Building An Explanatory Essay Outline
Perhaps an easier line of essay types you’ll encounter throughout your scholastic careers are explanatory essays which simply take ideas, processes or events and describe them in candid detail. With these essays, however, will be the need to properly construct your outline to make writing the remaining parts much simpler. With literally limitless topic choices and creative writing potential, these essays could very well put your final grade over the top. We now cover the importance of building an explanatory essay outline for those who will write essays of this caliber.
- Being With Intro
- Style Your Body
- Draw Accurate Conclusions
Generally speaking, the introduction section proves the most vital of all since it explains the entire preceding essay in detail. The main three parts you’ll need to include within your introductory section includes background of essay which will outline your specific knowledge about the explanation essay, your contentions of such areas being discussed throughout the paper, and what processes were deployed in writing your essay. Without each of these parts, your essay will be deemed incomplete.
The true grit of your explanation essay will be included within your body, and your outline will need several main ideas decorated within its outline; the bulk of your data analysis will be described, including all charts and graphs, within this area as will everything relevant to support the introduction which you’ve previously crafted. All supporting evidence should be annotated and documented in an Appendix area or via footnote.
Finally, you’ll need an accurate conclusion which details everything which you’ve managed to collect in terms of data, evidence, and you’ll also prove your hypothesis in this section. Your final paragraph should accurately reflect everything your essay was intended to do which is support theses you drew throughout the body. Give more background information which outlines what profound impact your explanatory essay had on your life, if any, while ending the final paragraph with an excellent thought for readers to reflect upon.
Writing Better Explanatory Essays
It may take practice to perfect the outline of your explanatory essay, especially if you’ve never done one. The main idea should always be constructing your title accurately to reflect what will ensue throughout your remaining essay. Hit the ground running with succinctly written introductions, always include factual data within the entire essay, and always properly cite your resources. Finally, once your outline has been completed, it could ease your writing if you jot research notes prior to beginning each section of the explanatory essay.
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Organizing an Exploratory Essay
This resource will help you with exploratory/inquiry essay assignments.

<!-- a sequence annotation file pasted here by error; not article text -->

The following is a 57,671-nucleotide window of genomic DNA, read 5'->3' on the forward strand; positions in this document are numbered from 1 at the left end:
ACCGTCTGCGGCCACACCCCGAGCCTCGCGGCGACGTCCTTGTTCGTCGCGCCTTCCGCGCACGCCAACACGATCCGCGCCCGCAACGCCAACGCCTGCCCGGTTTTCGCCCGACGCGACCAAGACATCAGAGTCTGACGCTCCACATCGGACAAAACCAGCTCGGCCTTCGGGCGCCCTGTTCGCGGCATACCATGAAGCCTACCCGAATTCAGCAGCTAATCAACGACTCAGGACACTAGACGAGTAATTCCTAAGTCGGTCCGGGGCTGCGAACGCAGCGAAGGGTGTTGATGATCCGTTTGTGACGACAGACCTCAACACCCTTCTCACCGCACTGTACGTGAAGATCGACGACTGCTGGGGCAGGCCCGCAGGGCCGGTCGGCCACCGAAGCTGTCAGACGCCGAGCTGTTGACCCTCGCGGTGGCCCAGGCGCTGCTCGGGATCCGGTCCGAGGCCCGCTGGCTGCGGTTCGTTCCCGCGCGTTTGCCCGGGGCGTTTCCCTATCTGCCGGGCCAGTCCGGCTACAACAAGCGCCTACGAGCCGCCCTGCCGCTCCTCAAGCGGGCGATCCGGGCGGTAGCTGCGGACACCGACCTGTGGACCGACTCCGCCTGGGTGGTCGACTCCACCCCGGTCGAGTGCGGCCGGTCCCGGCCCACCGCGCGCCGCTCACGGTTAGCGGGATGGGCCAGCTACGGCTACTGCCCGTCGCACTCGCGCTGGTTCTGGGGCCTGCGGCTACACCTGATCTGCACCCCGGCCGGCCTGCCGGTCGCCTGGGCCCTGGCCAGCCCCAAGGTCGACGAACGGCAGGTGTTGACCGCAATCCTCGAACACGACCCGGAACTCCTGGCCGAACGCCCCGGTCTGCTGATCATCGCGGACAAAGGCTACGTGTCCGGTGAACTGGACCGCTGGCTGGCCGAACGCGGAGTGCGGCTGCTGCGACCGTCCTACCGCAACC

Contributors: Allen Brizee
Last Edited: 2010-04-17 05:44:38
Exploratory essays are very different from argumentative essays. In fact, an exploratory essay is likely different from any other essay you’ve written. Instead of writing to convince an audience of the validity of a thesis, you will be writing to find out about a problem and perhaps to form some preliminary conclusions about how it might be solved.
But there is another aspect the exploratory genre that is equally important. An exploratory essay is, in essence, a retrospective of your writing and thinking process as you work through a problem. It describes when, how, and why you completed certain types of research. This kind of writing is about how you work through problems that require writing and research. You will have to be introspective and think about your thinking process in order for your essay to turn out well.
Very roughly, then, your exploratory essay may follow this sort of structure:
The introduction should outline the problem you explored and why it’s important. In addition, you should briefly discuss 1) some of the problem’s possible causes; 2) the institutions and people involved with the problem; 3) some of the possible solutions to the problem. A brief overview of the types of sources your researched during your inquiry.
Body paragraphs should discuss the inquiry process you followed to research your problem. These paragraphs should include the following:
- Introduction of source (title, author, type of media, publisher, publication date, etc.) and why you chose to use it in your exploration
- Important information you found in the source regarding your problem
- Why the information is important and dependable in relation to the problem
- Some personal introspection on how the source helped you, allowed you to think differently about the problem, or even fell short of your expectations and led you in a new direction in your research, which forms a transition into your next source.
The conclusion should restate the problem you explored, outline some of its possible causes, review the institutions and people involved, and highlight some possible solutions. If you still have any questions about the problem (and it’s ok to have some), you will discuss them here. Talk about why you think you still have questions regarding the problem you explored, where you might look to answer these questions, and what other forms of research you would have to do.